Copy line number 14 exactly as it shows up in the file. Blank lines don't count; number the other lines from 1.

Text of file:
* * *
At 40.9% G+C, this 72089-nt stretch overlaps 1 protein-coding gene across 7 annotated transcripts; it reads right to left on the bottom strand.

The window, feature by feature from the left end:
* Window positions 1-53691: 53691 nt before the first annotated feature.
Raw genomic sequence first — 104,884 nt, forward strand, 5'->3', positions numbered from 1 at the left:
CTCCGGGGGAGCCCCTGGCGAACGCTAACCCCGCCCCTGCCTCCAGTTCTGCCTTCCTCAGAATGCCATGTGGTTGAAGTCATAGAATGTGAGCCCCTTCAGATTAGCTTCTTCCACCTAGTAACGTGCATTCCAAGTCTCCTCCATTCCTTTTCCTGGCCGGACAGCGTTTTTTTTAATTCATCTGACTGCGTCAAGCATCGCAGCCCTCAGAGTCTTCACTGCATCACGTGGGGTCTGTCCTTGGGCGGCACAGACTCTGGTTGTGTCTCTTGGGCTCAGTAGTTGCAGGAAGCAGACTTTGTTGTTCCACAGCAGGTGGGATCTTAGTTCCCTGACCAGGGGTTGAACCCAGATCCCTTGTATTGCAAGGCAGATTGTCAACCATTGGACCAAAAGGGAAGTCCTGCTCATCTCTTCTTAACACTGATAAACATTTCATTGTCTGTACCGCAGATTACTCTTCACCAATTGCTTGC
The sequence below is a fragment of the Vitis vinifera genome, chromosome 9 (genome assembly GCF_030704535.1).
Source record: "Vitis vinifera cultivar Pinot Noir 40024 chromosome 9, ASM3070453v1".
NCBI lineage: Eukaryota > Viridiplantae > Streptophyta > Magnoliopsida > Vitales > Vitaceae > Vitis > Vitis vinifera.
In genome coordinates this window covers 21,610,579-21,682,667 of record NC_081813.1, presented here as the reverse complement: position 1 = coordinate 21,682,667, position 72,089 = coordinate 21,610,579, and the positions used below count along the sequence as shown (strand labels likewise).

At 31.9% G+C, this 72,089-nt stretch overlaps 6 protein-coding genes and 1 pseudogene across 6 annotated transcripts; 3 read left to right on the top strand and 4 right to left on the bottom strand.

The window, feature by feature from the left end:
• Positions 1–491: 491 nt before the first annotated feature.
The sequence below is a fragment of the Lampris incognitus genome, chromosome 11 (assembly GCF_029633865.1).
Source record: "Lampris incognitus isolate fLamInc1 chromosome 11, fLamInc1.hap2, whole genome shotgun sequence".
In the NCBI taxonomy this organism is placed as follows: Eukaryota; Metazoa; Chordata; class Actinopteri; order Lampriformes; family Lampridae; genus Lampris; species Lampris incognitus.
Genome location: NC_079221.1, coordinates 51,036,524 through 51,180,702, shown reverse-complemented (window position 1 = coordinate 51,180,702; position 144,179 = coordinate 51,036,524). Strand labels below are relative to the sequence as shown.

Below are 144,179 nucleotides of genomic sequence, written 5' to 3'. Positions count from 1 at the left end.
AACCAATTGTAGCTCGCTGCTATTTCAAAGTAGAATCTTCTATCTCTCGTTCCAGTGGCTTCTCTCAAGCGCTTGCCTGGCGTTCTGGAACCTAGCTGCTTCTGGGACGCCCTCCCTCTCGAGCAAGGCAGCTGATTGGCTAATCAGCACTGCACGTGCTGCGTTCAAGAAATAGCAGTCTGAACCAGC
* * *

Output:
Source record: "Lampris incognitus isolate fLamInc1 chromosome 11, fLamInc1.hap2, whole genome shotgun sequence".